It has been a while since I've been on radar, but with Drupal 7 fast approaching and Drupal living in the White House, we need to keep focus on one the keys to Drupal domination: documentation. Here is a little status update on where the Drupal docs world is these days and what's coming up next. (As an aside, I've been distracted from Drupal for a little while due to other things going on in my life, but hope to jump back into the fray by the end of the year.)
The top priority in the Drupal documentation roadmap that was published earlier this summer was to reorganize the information architecture (IA) of the handbooks to make them easier to use and maintain. Becca Scollan volunteered to take the lead and she has been researching and building out a plan of attack. We are now at a good stage to start doing some work that the whole community can engage in. Instead of trying to tackle the whole thing, our first foray will be limited to the Theming Guide handbook only. We are going to begin looking at and tagging our existing content with an eye towards a new way of thinking about it. We have added some new vocabularies to just the pages in the theming handbook and we need folks to go through and assign terms. Instead of just random tagging, we need to keep some overall concepts in mind. There are guidelines that can be referred to, so that the terms we use will be most useful for the following steps in the process.
Drupal 7 is coming and it has a ton of UI changes with the D7UX lovefest that has been going on, in addition to a some very different APIs. This time around it'd be extra nice if we had up-to-date documentation when our beloved Drupal 7 hits the streets. Few want to write it, but many sure bitch when it isn't there. ;-) Drupal 6 was a little, um, lacking out of the gate, and it took us quite a while to get even the basics filled out. We'd like to avoid a repeat of that situation. To that end we have started to organize ourselves to make sure to cover all aspects of Drupal 7 from end user to API. We had the first D7 docs meeting on July 10 and another on July 31. We'll have two more, during August, before code freeze and Drupalcon Paris in September. The plan is to start on work we can tackle now, while in thaw, and plan out what we need to do as soon as freeze hits. We'll have two doc sprint days in Paris and we'd like to take full advantage of them for Drupal 7 by having a game plan already set up.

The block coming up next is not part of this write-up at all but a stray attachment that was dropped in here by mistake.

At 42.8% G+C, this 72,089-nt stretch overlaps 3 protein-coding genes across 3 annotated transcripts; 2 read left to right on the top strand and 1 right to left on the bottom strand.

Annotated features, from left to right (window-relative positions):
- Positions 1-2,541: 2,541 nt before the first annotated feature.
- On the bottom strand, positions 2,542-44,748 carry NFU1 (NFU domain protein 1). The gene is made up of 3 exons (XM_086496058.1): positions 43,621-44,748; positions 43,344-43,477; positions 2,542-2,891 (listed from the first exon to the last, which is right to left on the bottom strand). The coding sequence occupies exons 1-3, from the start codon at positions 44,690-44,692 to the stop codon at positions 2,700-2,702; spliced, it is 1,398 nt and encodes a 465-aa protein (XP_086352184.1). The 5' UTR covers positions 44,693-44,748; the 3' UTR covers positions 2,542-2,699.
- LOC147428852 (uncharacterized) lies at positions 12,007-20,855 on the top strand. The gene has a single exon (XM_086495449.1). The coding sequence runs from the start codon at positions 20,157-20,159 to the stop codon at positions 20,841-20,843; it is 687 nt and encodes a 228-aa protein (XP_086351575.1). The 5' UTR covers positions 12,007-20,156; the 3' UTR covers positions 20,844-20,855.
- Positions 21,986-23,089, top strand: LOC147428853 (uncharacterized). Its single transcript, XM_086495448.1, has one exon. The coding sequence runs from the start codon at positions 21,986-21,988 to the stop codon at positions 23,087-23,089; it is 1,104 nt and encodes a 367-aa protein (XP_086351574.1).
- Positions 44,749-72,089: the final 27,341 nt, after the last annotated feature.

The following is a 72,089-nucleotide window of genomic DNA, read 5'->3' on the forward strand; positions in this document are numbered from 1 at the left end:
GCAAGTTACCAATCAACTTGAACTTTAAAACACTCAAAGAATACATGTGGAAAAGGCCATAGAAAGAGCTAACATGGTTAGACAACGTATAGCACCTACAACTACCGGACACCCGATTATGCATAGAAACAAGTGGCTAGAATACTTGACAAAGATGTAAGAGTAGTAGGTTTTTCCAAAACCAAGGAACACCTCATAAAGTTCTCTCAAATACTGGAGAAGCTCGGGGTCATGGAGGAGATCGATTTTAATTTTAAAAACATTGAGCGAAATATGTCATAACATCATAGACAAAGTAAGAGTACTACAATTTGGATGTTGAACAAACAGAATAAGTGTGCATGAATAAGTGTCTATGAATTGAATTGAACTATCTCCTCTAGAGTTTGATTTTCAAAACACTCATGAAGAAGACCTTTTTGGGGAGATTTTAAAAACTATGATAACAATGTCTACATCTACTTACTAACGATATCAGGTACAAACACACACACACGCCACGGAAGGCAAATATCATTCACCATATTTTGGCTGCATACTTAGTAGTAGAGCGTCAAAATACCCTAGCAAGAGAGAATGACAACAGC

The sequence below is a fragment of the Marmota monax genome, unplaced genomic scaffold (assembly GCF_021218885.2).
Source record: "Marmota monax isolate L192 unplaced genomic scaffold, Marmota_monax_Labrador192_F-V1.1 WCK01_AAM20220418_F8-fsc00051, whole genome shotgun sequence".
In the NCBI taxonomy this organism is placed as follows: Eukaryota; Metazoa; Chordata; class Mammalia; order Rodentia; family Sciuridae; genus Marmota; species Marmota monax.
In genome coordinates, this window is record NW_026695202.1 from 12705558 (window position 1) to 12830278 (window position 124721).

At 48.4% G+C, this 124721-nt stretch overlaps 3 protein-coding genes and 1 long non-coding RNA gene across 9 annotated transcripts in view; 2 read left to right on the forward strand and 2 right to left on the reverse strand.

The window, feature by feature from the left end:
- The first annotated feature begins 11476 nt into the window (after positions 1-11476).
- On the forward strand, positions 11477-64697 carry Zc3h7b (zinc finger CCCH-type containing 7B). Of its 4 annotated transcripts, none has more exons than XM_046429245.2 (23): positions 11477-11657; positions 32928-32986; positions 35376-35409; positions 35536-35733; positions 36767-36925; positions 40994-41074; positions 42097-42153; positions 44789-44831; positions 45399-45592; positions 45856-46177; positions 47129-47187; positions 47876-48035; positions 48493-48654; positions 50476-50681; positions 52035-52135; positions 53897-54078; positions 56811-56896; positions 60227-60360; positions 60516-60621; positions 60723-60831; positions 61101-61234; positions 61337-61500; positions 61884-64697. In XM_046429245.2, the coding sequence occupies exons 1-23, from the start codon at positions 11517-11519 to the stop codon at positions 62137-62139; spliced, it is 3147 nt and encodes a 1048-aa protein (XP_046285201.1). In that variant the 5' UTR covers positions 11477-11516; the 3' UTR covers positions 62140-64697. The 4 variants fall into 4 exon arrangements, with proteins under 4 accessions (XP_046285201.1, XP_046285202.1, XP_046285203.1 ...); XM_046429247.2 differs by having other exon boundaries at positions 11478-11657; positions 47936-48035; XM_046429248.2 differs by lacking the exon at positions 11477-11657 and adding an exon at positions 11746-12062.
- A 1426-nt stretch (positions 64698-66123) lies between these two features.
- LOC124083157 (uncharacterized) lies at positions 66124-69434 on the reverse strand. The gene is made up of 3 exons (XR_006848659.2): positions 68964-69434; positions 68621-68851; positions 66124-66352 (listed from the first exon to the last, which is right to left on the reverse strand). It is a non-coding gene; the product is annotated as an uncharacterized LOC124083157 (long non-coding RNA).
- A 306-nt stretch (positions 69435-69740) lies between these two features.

I've been on the go so much that I haven't had the mental space to sit down and articulate a lot of the cool stuff that is going on. A few weeks ago I took part in a new open source conference, Writing Open Source (WOScon). The conference was born from conversations Emma Jane Hogbin and I had last fall, and she took the ideas and made it a reality in Owen Sound, Ontario. It was very small but packed with awesomeness, from people to ideas to food.